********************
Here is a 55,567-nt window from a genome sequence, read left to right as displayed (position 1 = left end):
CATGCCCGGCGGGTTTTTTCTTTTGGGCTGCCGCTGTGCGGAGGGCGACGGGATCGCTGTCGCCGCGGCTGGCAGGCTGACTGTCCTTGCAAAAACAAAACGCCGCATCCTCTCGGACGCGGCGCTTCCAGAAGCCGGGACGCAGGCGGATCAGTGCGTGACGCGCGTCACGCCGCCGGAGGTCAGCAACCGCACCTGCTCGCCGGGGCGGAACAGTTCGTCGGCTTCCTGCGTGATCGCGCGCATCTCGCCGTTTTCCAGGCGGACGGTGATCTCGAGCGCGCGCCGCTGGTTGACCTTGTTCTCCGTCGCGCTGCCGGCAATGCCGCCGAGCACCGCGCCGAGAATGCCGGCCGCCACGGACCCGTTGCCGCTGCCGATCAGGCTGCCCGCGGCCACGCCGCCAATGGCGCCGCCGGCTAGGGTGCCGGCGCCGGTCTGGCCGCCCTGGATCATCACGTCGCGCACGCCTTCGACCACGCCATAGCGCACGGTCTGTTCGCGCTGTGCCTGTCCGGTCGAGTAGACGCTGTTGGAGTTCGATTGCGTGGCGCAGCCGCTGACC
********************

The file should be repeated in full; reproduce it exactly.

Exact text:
Here is a 55,567-nt window from a genome sequence, read left to right as displayed (position 1 = left end):
CATGCCCGGCGGGTTTTTTCTTTTGGGCTGCCGCTGTGCGGAGGGCGACGGGATCGCTGTCGCCGCGGCTGGCAGGCTGACTGTCCTTGCAAAAACAAAACGCCGCATCCTCTCGGACGCGGCGCTTCCAGAAGCCGGGACGCAGGCGGATCAGTGCGTGACGCGCGTCACGCCGCCGGAGGTCAGCAACCGCACCTGCTCGCCGGGGCGGAACAGTTCGTCGGCTTCCTGCGTGATCGCGCGCATCTCGCCGTTTTCCAGGCGGACGGTGATCTCGAGCGCGCGCCGCTGGTTGACCTTGTTCTCCGTCGCGCTGCCGGCAATGCCGCCGAGCACCGCGCCGAGAATGCCGGCCGCCACGGACCCGTTGCCGCTGCCGATCAGGCTGCCCGCGGCCACGCCGCCAATGGCGCCGCCGGCTAGGGTGCCGGCGCCGGTCTGGCCGCCCTGGATCATCACGTCGCGCACGCCTTCGACCACGCCATAGCGCACGGTCTGTTCGCGCTGTGCCTGTCCGGTCGAGTAGACGCTGTTGGAGTTCGATTGCGTGGCGCAGCCGCTGACC